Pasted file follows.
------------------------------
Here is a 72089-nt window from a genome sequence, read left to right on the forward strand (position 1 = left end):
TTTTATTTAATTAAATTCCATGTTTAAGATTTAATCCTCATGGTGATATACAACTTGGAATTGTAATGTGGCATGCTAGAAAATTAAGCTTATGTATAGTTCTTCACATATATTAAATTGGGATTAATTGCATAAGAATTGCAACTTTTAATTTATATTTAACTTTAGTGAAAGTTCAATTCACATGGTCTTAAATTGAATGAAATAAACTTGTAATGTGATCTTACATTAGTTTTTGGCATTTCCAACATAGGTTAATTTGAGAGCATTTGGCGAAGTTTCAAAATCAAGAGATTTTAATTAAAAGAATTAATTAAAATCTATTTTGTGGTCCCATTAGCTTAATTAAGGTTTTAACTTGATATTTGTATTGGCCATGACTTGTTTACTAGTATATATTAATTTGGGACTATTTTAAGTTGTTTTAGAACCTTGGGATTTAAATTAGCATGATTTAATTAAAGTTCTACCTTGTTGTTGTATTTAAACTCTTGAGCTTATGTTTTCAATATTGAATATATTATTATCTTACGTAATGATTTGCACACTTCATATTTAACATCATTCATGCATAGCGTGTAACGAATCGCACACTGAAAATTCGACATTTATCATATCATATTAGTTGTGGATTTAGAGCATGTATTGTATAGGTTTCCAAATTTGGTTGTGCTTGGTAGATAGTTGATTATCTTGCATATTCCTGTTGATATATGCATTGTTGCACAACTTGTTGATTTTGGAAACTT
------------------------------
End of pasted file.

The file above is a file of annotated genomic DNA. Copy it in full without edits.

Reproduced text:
Here is a 72089-nt window from a genome sequence, read left to right on the forward strand (position 1 = left end):
TTTTATTTAATTAAATTCCATGTTTAAGATTTAATCCTCATGGTGATATACAACTTGGAATTGTAATGTGGCATGCTAGAAAATTAAGCTTATGTATAGTTCTTCACATATATTAAATTGGGATTAATTGCATAAGAATTGCAACTTTTAATTTATATTTAACTTTAGTGAAAGTTCAATTCACATGGTCTTAAATTGAATGAAATAAACTTGTAATGTGATCTTACATTAGTTTTTGGCATTTCCAACATAGGTTAATTTGAGAGCATTTGGCGAAGTTTCAAAATCAAGAGATTTTAATTAAAAGAATTAATTAAAATCTATTTTGTGGTCCCATTAGCTTAATTAAGGTTTTAACTTGATATTTGTATTGGCCATGACTTGTTTACTAGTATATATTAATTTGGGACTATTTTAAGTTGTTTTAGAACCTTGGGATTTAAATTAGCATGATTTAATTAAAGTTCTACCTTGTTGTTGTATTTAAACTCTTGAGCTTATGTTTTCAATATTGAATATATTATTATCTTACGTAATGATTTGCACACTTCATATTTAACATCATTCATGCATAGCGTGTAACGAATCGCACACTGAAAATTCGACATTTATCATATCATATTAGTTGTGGATTTAGAGCATGTATTGTATAGGTTTCCAAATTTGGTTGTGCTTGGTAGATAGTTGATTATCTTGCATATTCCTGTTGATATATGCATTGTTGCACAACTTGTTGATTTTGGAAACTT